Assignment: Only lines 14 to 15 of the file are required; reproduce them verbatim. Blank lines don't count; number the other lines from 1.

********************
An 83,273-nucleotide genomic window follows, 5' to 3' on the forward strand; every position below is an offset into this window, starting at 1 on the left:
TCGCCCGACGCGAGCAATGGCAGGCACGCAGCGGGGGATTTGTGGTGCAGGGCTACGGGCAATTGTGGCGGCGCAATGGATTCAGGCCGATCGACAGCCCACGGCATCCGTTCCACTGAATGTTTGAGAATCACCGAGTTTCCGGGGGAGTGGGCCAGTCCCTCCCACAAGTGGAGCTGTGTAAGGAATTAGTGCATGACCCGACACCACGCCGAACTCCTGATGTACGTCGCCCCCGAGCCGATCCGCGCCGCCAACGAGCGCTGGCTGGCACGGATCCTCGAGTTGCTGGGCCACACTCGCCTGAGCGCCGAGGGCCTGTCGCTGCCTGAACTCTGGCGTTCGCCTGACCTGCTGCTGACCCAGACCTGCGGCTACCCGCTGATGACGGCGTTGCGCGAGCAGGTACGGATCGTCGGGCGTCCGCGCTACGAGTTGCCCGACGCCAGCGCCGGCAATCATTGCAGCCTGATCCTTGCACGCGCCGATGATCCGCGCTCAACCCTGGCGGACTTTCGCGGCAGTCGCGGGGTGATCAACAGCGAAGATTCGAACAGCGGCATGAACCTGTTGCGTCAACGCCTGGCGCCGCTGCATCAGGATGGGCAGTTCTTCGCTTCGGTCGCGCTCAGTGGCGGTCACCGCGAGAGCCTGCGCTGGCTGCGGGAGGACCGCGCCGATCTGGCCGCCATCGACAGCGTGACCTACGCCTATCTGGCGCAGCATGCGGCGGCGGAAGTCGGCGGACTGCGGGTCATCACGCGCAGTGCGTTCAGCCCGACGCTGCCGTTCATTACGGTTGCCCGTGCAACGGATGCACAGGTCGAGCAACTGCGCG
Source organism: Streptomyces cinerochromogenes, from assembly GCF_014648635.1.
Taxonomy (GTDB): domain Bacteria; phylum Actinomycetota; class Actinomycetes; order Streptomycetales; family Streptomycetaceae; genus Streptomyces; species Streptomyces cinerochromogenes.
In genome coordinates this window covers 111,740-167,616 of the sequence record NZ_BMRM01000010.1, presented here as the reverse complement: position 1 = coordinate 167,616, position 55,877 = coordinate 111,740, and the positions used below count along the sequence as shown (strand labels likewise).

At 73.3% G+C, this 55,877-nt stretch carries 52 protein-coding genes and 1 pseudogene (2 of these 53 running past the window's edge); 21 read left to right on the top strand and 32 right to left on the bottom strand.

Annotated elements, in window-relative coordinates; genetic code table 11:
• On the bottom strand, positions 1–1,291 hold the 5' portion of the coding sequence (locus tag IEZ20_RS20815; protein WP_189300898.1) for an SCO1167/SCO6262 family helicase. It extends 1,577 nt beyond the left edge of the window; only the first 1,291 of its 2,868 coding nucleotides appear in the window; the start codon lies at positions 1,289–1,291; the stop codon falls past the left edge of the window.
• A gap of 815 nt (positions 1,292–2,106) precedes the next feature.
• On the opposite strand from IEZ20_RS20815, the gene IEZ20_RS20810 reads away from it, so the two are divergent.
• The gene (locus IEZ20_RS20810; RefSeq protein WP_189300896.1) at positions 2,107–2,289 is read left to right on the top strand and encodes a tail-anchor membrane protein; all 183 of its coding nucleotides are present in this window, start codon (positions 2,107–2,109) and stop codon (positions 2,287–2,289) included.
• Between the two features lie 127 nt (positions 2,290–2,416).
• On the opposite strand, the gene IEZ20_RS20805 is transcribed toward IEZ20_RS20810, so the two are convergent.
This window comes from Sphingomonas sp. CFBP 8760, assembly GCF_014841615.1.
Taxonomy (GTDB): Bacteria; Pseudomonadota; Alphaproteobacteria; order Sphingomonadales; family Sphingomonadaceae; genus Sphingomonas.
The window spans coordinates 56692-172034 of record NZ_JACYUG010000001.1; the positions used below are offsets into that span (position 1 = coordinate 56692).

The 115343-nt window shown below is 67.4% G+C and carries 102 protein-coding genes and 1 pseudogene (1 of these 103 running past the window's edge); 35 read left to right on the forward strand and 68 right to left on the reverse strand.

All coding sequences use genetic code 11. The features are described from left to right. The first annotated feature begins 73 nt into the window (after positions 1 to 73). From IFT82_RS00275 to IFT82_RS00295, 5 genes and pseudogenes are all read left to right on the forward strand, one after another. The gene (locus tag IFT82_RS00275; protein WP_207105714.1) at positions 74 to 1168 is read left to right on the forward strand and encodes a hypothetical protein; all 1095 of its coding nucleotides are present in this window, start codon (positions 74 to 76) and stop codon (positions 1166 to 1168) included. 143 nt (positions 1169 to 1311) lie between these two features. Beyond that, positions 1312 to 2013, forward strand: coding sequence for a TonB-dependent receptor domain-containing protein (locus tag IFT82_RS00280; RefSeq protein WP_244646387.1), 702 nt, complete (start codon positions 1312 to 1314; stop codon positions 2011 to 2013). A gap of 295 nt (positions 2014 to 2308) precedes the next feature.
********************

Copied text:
This window comes from Sphingomonas sp. CFBP 8760, assembly GCF_014841615.1.
Taxonomy (GTDB): Bacteria; Pseudomonadota; Alphaproteobacteria; order Sphingomonadales; family Sphingomonadaceae; genus Sphingomonas.